Kossuth County Advance from Algona, Iowa on July 28, 1966 · Page 16
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Kossuth County Advance from Algona, Iowa · Page 16

Algona, Iowa
Issue Date:
Thursday, July 28, 1966
Page 16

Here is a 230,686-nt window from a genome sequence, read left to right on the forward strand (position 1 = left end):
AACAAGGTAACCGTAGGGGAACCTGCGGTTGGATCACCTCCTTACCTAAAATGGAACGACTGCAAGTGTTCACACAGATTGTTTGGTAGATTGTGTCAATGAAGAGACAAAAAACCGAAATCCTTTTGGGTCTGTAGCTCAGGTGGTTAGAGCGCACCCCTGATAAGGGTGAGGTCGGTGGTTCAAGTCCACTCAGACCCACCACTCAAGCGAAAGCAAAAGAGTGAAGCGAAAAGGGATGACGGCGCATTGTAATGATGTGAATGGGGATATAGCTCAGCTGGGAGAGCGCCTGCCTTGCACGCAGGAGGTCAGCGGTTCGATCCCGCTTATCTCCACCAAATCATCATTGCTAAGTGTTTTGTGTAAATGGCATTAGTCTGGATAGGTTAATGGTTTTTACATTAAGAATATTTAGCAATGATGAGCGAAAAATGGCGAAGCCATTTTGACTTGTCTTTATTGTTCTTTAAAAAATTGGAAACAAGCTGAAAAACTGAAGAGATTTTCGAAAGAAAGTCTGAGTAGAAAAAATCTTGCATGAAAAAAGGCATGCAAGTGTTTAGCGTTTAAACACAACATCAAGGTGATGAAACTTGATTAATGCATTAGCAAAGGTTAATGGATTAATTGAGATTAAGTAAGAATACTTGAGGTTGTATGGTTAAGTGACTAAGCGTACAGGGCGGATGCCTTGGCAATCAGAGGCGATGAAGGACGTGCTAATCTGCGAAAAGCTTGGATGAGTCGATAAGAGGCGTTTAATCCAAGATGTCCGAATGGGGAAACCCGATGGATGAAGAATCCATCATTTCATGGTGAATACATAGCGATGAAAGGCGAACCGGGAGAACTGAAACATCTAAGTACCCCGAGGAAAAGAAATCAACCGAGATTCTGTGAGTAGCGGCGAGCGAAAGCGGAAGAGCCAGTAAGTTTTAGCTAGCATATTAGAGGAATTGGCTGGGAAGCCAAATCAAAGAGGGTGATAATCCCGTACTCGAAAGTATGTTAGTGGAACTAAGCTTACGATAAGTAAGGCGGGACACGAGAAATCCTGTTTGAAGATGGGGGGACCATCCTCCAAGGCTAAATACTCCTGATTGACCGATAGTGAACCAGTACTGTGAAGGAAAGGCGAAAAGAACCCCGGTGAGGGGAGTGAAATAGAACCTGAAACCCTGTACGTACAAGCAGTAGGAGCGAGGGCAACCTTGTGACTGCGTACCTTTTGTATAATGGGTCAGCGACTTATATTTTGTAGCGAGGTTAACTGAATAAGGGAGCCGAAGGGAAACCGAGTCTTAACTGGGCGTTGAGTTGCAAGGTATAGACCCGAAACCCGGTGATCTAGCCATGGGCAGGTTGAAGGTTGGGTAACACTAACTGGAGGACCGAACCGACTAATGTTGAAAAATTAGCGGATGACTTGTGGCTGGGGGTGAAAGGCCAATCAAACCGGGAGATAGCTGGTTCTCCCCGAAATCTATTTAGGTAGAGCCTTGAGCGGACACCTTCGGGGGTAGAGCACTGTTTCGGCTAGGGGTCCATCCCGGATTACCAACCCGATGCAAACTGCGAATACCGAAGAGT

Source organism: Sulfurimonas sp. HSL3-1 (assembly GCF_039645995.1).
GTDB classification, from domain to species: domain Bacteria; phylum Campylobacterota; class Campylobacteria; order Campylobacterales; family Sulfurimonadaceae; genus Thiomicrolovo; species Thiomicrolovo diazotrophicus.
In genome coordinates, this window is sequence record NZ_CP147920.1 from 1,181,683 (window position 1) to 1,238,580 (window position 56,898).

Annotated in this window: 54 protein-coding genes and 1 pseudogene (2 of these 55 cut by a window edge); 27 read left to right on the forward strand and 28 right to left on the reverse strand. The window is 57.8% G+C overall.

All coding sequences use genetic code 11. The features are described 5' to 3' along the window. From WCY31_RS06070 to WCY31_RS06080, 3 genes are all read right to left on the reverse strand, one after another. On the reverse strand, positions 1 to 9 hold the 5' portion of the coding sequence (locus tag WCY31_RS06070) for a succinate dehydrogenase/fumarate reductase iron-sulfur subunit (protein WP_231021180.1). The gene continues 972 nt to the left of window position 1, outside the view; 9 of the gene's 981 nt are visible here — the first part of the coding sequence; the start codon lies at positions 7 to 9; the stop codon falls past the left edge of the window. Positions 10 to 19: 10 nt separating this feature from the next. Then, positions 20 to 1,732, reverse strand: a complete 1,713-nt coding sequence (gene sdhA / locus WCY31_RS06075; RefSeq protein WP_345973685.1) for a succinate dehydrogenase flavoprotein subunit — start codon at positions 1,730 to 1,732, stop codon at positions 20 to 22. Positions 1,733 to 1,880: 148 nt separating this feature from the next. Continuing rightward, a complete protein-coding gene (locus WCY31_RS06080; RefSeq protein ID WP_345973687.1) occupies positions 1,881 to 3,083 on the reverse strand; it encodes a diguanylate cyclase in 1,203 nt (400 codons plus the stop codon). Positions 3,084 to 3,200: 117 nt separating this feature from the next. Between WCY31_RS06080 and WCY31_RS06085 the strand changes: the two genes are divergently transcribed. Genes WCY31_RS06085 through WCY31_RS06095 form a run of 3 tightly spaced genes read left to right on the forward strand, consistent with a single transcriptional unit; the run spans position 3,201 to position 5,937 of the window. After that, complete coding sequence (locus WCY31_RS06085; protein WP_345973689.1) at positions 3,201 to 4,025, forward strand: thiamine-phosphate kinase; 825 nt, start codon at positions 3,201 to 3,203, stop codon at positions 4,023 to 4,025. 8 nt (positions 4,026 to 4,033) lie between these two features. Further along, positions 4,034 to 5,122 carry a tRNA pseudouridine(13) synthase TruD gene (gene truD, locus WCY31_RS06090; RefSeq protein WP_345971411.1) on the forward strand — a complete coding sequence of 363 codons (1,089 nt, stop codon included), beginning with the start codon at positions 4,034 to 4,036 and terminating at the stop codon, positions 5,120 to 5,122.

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Kbssuth County Adv nation must THURSDAY, JULY It) IM» Violence no answer The hot summer has produced the expected' riots in the cities in the Negro districts where there is ample ground for dissatisfaction. The usual accusations of police brutality follow as a matter of course because it takes force to restrain those who are violent in their actions. However it must be observed that police generally have been 1 leaning over backwards to treat these cases with restraint and understanding. HOWEVER TOO it must be observed that the slogan of "black power" is being interpreted in the Negro districts as meaning a resort to violence to gain the ends of the crowded population. In Chicago and other places last week where violence' flared policemeri were shot in the back, stoned, and abused. There was little difference between the rioting in the cities, and the Ku Kliix Klan terrorism in the south except perhaps in organization. Both are based on terror and violence. And the advocates of "black power" find much support among those who think like the members of the Klan — in superiority through suppression and violence. THE PURPOSE of having police is to have power to suppress the violent for the protection of all. This means- suppression of violence among the Negroes as" Well' as the whites. Such events as took nlar» in Watts arid Chicago can rib mdre be toletf ated than the mass violence of the Klan or any other outbreak against authority and law. It is necessary for police to use some violence in suppressing violence. It is not enough for a policeman to say "Don't do that" unless he has the power of the law to back him up and the ability to use sufficient strength to accomplish' it. There has been too much of a- tendeh* cy to cry oUt against police brutality in every incident whether justified or rtot. There has been some exercise of undue violence by some police officials, particularly in the southern states, but to condemn all police for the wrongs of these defeats the very thing the colored people seek. . THE NEGRO wants acceptance and the right to seek better jobs, to have an equal education, to be able to raise his family and to provide well for them. This can be accomplished only through the working of the law and the protection of the police in enforcing the law. Creating disrespect for the police and law damages the Negro cause more than any other one action. There are signs the people are now not as strong in their support for equal right; The 90 per cent of the people view violence in these riots with distaste. The 90 per cent respect the law because of its protection against the violent in our society.- And they also expect the law to protect against violence anywhere. Riot'si do*nTtfre" harm thart' good for the Negro cause: Violence continued will create violence in opposition and lose the good will of the huge majority of people. The Amish fines Governor Hughes was within his rights in remitting the fines levied on the Amish for refusal to send their children to accredited schools. The governor has that power to be exercised in situations in which he believes an injustice has been done. The governor did not go into the reasons he had for believing an injustice had been done. Governor Hughes has been more or less close to the situation and his sympathies are definitely with the Amish. However in this situation it is also certain that the Amish were well aware of what they were doing and the authorities in the counties affected leaned over backward to come to some terms with the stubborn Amish on the problem. DISOBEDIENCE OF LAW should not be tolerated. The cure for a bad law is to change it, not disobey it. In this case the Amish definitely took the road of disobedience, patient and non-violent though it was. Because there were many of them and because of the nature of their defiance based on a tenuous religious belief the authorities did everything they could to get the Amish in line. The Amish did not budge, hence the only thing the officials could do was bring them into court. There is sympathy for the Amish who want to live in the past, raise their children to be farmers, unconcerned with what goes on in the outside world. BUT THE AMISH too take advantage of the laws which favored them in their business affairs with the outside world. They took the position they were the ones to judge which law they should observe and which they would not. if this approach is tolerated there are individuals who also would like to decide which law they should not obey but have others obey to their advantage. There are also groups who want special considerations not applicable to the general run of the people. THE GOVERNOR should have waited until the beginning of this coming school year before remitting the fines if he wished to do so: He should have waited to see if the Amish would continue to disobey the school laws. It may be the Amish and the governor have come to an agreement whereby the Amish would send their children to regular schools in return for remission of the fines. If this is the case the governor should have said so. While the bargain might be questionable it is in line with the theory that punishment is designed to prevent re- occurance of law breaking. Hope : , Spending of $15,000,000 for an eduoa- al television network' in Iowa ;is being, |ance<fcas an aid to education. Television^ .great possibilities for the smaller fiools in getting teaching by mass communication the small school could not afford otherwise. Of course the programs would be a- yailable to anyone 'with a TV set and sometimes after some of the drivyel on the networks a good solid educational program might be most welcome. If the programs are substantial and the method works it would be a cheap investment for the state, and particularly for the local taxing districts to be relieved of some costs. Maybe this is a vain hope, but it is a hope. on the highway who might be coming in the opposite direction. Whether the law was constitutional or not he should have had respect for his own tlifejand others he might endanger by his ; reckless passing. Y ; ; •:' • The attack on the law is a sneaky way of getting out of paying the penalty for passing on a yellow line. The legislature was wise in permitting the commission to set the yellow line distances. The commission used a scientific approach in determining the distance where passing could be safely accomplished. While the accused may have a legal excuse it is certain he does not have a moral right to endanger others. Question Passing There should be no sympathy for the man caught in Cass county passing on a yellow line. However he has brought suit to get out of the penalty on the theory the highway commission exceeded the authority given it by the legislature. When the law was enacted some years ago cars were not as fast nor were they as low as they are today. In recognition of this the highway commission has at times lengthened the distance for no passing zones. Sight distance was th- guide. In this the commission started the yellow line where the sight of the motorist for distance was too little to allow him to pass with another car hidden in the coming lane. Cars traveling at 70 miles an hour cover a lot of ground in a short time. Cars bidden by hills or curves can be upon a motorist in a mighty few seconds. And the motorist is entitled to have a clear distance with protection from hidden cars. In the Cass county case the motorist was dearly in the wrong whether the law was proper or not. He was not only endangering his own lii'e, but the lives of other* Some question should be raised on the Justice Douglas fourth marriage though such normally is a personal situation. However the Justice has a high position in government on a court often split five-four on major decisions. Marrying a girl young enough to be his granddaughter after three previous trials at marriage does suggest a lack of stability in his character no matter how high his legal ability may be. This marriage does little to enhance the respect the American people should have for the United States supreme court. Suspicion Whether Anheuser-Busch bought its way out of a federal anti-trust prosecution should be answered fully now that the question has been raised. It certainly does not look good for a $10,000 political contribution to be made, the case dropped, and then politicians get free plane rides in the company plane to a St. Louis ball game. If there's nothing to the suspicion then the company should be cleared promptly. But if there is some political hf it should be exposed thoroughly. (C. P. Wood! in Shtldon Mill) Americans who are concerned with political parties' to any ex- tetit generally agrde on one point, at least. That point is the belief that the nation must have a two-party system f ofr effective democracy. THe snflg comes, naturally, on a question of human nature. We may be able to see the logic of the idea of a strong two-party system, but 1 just How strdng do we want our opposition to be? Most of us would probably limit the opposition to extreme ineffectiveness, while paying lip service to the theory itself. Up until recent months the Republican party had sunk to almost new lows of ineffectiveness. Added to tile party trobUles has ; been inner disagreement ori almost basic principles. Senator John J. Williams, Delaware Republican, recently said BY tOWANS this: "Never has there been a time when it Is more important to have a strong and more effective minority putty. "Not only is it important to elect more Republicans, but since we are a minority party it is even more important that those al< ready elected Work harder and demonstrate that they have the courage to stand Up in opposition to some of the radical ideas of this Great Society. "It is time that we forget our disagreements and emphasize those points upon which we can all agree. Certainly all Republicans can agree on these important points: "1. Corrupt government is on the increase and unless it is checked by an alert electorate and an independent Congress it can undermine and destroy our American democracy. "2. The big lie is being used Complied by John M. Henry of "I Sow It In The Paper" in McCall's Magazine. "In Africa native tribes beat the ground with clubs and utter blood-curling screams. Anthropologists call this primitive expression; It probably is that, too, even when you divide it into 9 and 18 holes" ... Red Oak golf pro. "Really, ifs better for a man to say he knew her when she was a little girl than when he was a little boy" . '. . New Hampton retailer. "Usually you go on a vacation to forget things, but it's not until you open your luggage that you know whether you have" . . . Waterlo airport clerk. "The surest way to keep people from jumping down your throat is to keep your mouth shut" . . . Masdn City banker. "The trouble with kicking a man who is down is that he may get up" . . . Marengo dentist. "People who live in glass houses make interesting neighbors" . . . DeWitt filling station attendant. "So live that if there's lipstick on your collar, those about you will know just who did it" . . . Fort Dodge matron. "Nature has a way of evening up. You probably are as repugnant to your neighbors as they are to you" . . . .Atlantic trucker. "When you bury your head in the sand, you have left sticking out something that is very vulnerable" . . Cedar Rapids dancer. Non-Communist Nations are making big gains in Asia (Neil Maurer in Laurens Sun.) laysia is getting along better with Indonesia and the Philippines. Pakistan is no longer wooing Red China, and India is shifting toward a freer economy. Many Asian nations seem to be getting acquainted with one another — like the recent meeting in Seoul of representatives from Japan, Malaysia, Nationalist China, Australia, New Zealand, S. Viet Nam, the Philippines, Thailand and South Korea. There are reports of sound economic .progress in many of the nations located very near Red China, and it is progress made through free enterprise rather than through Communism. All of this has been accomplished beyond a shield of American power. Had we pulled out of South Korea several years ago, or Viet Nam more recently, the Communists would have undoubtedly pushed on through Asia. But we didn't, and the Reds suffered a setback. Now there is hope that the turning point has been reached and that Communism is on the decline in Asia. , There are some pretty good indications that the non-Communist nations are making gains in Asia. It was 'only a few months ago that Communism was definitely on the way up in that part of the world. There were indications that time there was limited' for the United States and our allies. There were many Americans, in fact, who felt we were wasting our efforts because Communism would eventually sweep across all Asia. We did waste plenty of time and money. There was a great deal of fumbling and frustration, and billions in economic and military aid seemed to make little or no difference. Right now, however, there is cause for cautious optimism. The change in trend seemed to begin with Indonesia's rescue from a Communist takeover. There are still problems there, but the country is apparently on an anti-Communist course. Ma- Politics in judge selection (M. B. Crabbe in Eagle Grove Eagle) We note with interest that the judicial district to the north and, west of us is involved in a political fight over a district judgeship that has recently been vacated by the retirement of one of the judges. And this in spite of the fact that a judicial reform, bill has been passed that was supposed to take the judges out of politics. What has happened apparently is that Gov. Hughes appointed five democrats to a commission to work with 5 lawyers from the district to nominate a judge for him to appoint. It happens that the five lawyers in the district are Republicans and the five lawyers and the five Hughes' appointed Democrats are deadlocked over the nomination. The law specifies that the senior judge in the district shall serve on the nominating commission and be chairmajqi. Well this judge broke the- deadlock by voting with the lawyers. Now the Democrat appointees won't accept the d«cukm- 9104- at* the judge's right to vote in the contest. Boy—talk about politics in our judicial system. We can't remember of any such situation developing when the people elected the judges. It looks like it might be "judicial reform" to return to letting the people elect the judges. Dull (till Maurer In Laurent Sun.) The clean livers have been lecturing again on the evil of evils but I wonder if they really know what they're talking about. Know of one old lady who smoked five cigars a day, drank whiskey by the water glass (later cut that down to "weekend parties only"). She died the other day. Age 116. Clean livers will probably say she'd lived till! 17 if she'd been pure. But what a dull life, I say. "Pifth is tore so kind, just tickle her with » hoe and she laughs with 9 harvest." As quoted^ from "4 J^ad o| Plenty" in Northern N»teon«l GM C«nv pany two parties through massive public relations to deceive the public ahd the Congress, to Stifle opposition, and to try to gain questionable support for their 1 programs. "3. An. overwhelming Democrat majority in the Congress makes it difficult and in many instances impossible for Republicans and conscientious Democrats to serve as a check on, the arrogant actions of the Executive Branch. "4. Only a substantial increase in the Republican strength in the House and Senate will make it possible for Congress to exert itself as an independent check on the arrogance, mismanagement, and corruption now so prevalent in the nation's capital. "Yes, every American citizen should be willing to stand up and be counted' for honest government, fiscal integrity, and the right of both Congress .and the people to know the truth." • ' Economic squeeze (Paul Bung* in Otage Press.) The "guns and butter" policy has been accused of contributing to the continuing inflation that presently has hold of the country. We agree that it certainly is having an effect on this economic squeeze, along with several other factors. The U. S. Chamber of Commerce has taken figures from 1964 through proposed 1967 expenditures for 12 federal programs. The total of the 12 (not all in effect at the time) were $3,798,000 in 1964. The same group will cost taxpayers $13,592,000 next year, according to the budget bureau estimates. This almost $10 million increase represents a 257 per cent increase in four years! Some of the programs are brand new and subject, of course, to rapid percentage growth as they get underway. Frightening, however, is the growth potential of these Great Society programs. The list includes, highway be- a unification, economic opportunity programs, medicare, health services and research, manpower development, vocational rehabilitation, education, public housing and rent supplements. Added costs of defense and the expense of $300,000 men in Viet Nam we can understand, also the creeping cost raises of present programs. But the soundness of such spending increases with full knowledge that a deficit budget will result and more consumer. price increases with it is hard to reconcile. Puzzle (Gordon Aasgaard in Lake Mills Graphic.) Here's a story with the moral that it pays to spend your money fast: A woman went to a hotel and engaged a room for $30. The hotel keeper asked if the woman would pay him the $30 immediately because he wanted to pay a debt he owed the butcher. He rushed over to the butcher, who took the $30 and tore off to pay his bill at the baker's. The baker took the $30 and paid the bill he owed his wife's dressmaker. The dressmaker took the same $30 and immediately rushed over to the hotel-keeper and paid the bill she owed him for a party there. At this point the woman who had taken the hotel room came downstairs, said she didn't like the room, that she wouldn't stay and that she wanted her money back. Whereupon the hotelkeeper gave her back the same $30. She left with her original $30, yet a whole flock of people had paid their debts. Now figure it out. How could all these debts be paid without costing anyone anything? Comment (C. P. Woods in Sheldon Mail) Northwest lowans, in a sort of desperation, usually greet each other on hot days such as we have been experiencing, with some attempt at treating the matter either lightly or with a British type of understatement Consequently it was some*what of a relief to us to hear two direct, no holds barred, comments Tuesday afternoon. One was from Walt Armstrong, who placed an effective top on all comments about hot weather and its benefits to the corn by pronouncing his opinion that at this rtte the crop should run ''a thousand bushels to the gore." Shortly after that BUI prtwn met us on the street, looked us straight in the eye and said, "Woods, it's too d hot!" This is what w* call feeing foots. Passenger train (C. P. Woods !h Sheldon Sun) Writing in Railway Age, Joe Asher observes that, "Rail passenger service in the United States could be compared to the man who keeps getting knocked oil his ear, picks himself up off the pavement — and comes back for more." But those who have consigned the passenger train to the history books may be in for a surprise. True, trains that are chronic money-losers should; and ore, coming out of the service. Oh the other hand, good service combined with smart marketing and 1 promotion still fills a great many passenger trains keeping equipment utilized, creating goodwill, and on occasion, making a profit. A number of factors may lead to a comeback for the passenger train the the United States. Other countries, such as France and Germany, are working on come-back 125-150 mile per hour trains. A short times ago, a contract Was signed by the Commerce Department with a rail line in our country calling for the beginning of highspeed, experimental train' service between New Ydfk and Washington late in 1967. Also, there is a resurgence^ Of interest in vacation travel By train. It is expected that ny 1970, the number of annual visitors from abroad will top one million. One travel agency that specializes in deluxe circle tours of the U. S. by chartered train complains there is not enough pullman equipment available. Passenger service is still a money-losing proposition for the railroads — some $410 million in 1965. Still, there are indications of a potential resurgence in rail passenger traffic. The coming generation may have an opportunity to ride behind-the iron horse after all. A L 0 0 N A KOSSUTH COUNTYADVANCI Published by the Advance Publishing Co., Mondays and Thursdays, offices and shop, 124 North Thoringtbn St., Algona, Iowa. 50511 Editor and publisher, Duane E. Dewel, Managing Editor, Julian Chrlschltles. NATIONAL NEWSPAP ADVANCE SUBSCRIPTION RATE One Year In County and to nearest post office outside of County $5.00 Six months ,in County and to nearest post office $3.50 Year outside County, and to other than nearest outside P.O.s $7.00 All rights to matter published in the Algona Kossuth County Advance are reserved, Including news, feature, advertising or other, and reproduction in any manner is prohibited except by written permission of the publishers of the Algona Kossuth County Advance in each instance. All manuscripts, articles - or pictures are sent at the owner's risk. BUSINESS & PROFESSIONAL > DIRECTORY < Insurance Investments ALGONA INSURANCE AGENCY J. R. (Jim) KOLP Surety Bonds — All Lines of Insurance 206 East State St. Ph. 295-3176 BLOSSOM INSURANCE AGENCY All Lines of Insurance 109 North Dodge Ph. 295-2735 BOHANNON INSURANCE SERVICE 6 North Dodge St. Polio Insurance Ph. 295-5443 Home—Automobile—Farm KOSSUTH MUTUAL INSURANCE ASSOCIATION Over S102.000.000 worth of insurance in force. A home Company. Safe, secure. Loll Scuffham, Secy. HERBST INSURANCE AGENCY For Auto, House, Household Goods, and Many Other Forms Ph. 295-3733 Ted S. Herbst RICHARD A. MOEN Representing FEDERATED INSURANCE Modern one-stoo Insurance Service Business - Home - Car - Life 295-5955 P.O. Box 337 Sundet Insurance Aoency Complete Insurance Service 118 South Dodge Algona, Iowa Phone 5-2341 RICKLEFS A GEELAN INSURANCE AGENCY All Tvoes of Insurance Ph. 295-5529 or 295-3811 ALGONA Optometrists Dr. HAROLD W. ERICKSON Eyes Examined, Contact Lenses, Hearing Aid Glasses. 9 East State Street Phone 295-2196 Hours 9:00 a.m. to 5:00 p.m. Closed Saturday Afternoons DR. DONALD J. KINGFIELD Optometrist Visual Analysis and Visual Training Contact Lenses 108 So. Harlan, Algona Phone 295-3743 Dr. L. L. SNYDER 113 East State St. Dial 295-2715 Closed Saturday Afternoons Credit Services Chiropractors DR. D. D. ARNOLD Chiropractor 120 N. Moore Mon. - Wed. - Fri. 9 a.m. - 5 p.m. Phone 295-3S7» DR. M. R. BALDWIN Chiropractor Office Phone Res. Phone 295-2378 295-3308 Office Hours: Mon. - Tues. - Wed. - Friday 8:30 - 5:00 Thursday and Saturday 8:30 - 12.00 Friday evening — 6:30 - 8:30 Farm Management CARLSON farm MANAGEMENT COMPANY 12'/2 N. Dttdf* Ph. 29S-2H1 CREDIT BUREAU tf KOSSUTH COUNTY Collective Service Fact bilt Reports 295-3182 Algona LEON H. LAIRD Farm Management Good management is Good Business 820 So. Harriet Phone 295-3810 Doctors JOHN N. KENEFICK, M, D. Physician and Surgeon 218 W. State Office Phone 295-2353 Residence Ph. 295-2614 MELVIN G. BOURNE, M. D. Phvsician & Surgeon 118 No. Moore St. Office Phone 295-2345 Residence Ph. 295-2277 DAN L. BRAY, M. D, ~~ M.D. Clinic Bldg. 109 W. State St. Algona, Iowa Office Ph. 295-2828 JOHN M. SCHUTTER, M. D, Residence Phone 295-2335 DEAN F. KOOB, M. D. Residence Phone 295-5917 Physicians and Surgeons 220 N. Dodge, Algona Office Phone 295-2401 Dentists DR. J. B. HARRIS JR. Dentist 622 E. State St. Phone 295-2334 «JR. LEROY I. STROHMAN Dentist 116 N. Moore St. Phone 295-3131 KEVIN HASH, P.D.S. " T 123 E. Call 295-510* Algona DR. J. G. CLAPSADpLE Dentist 112 N. Thorington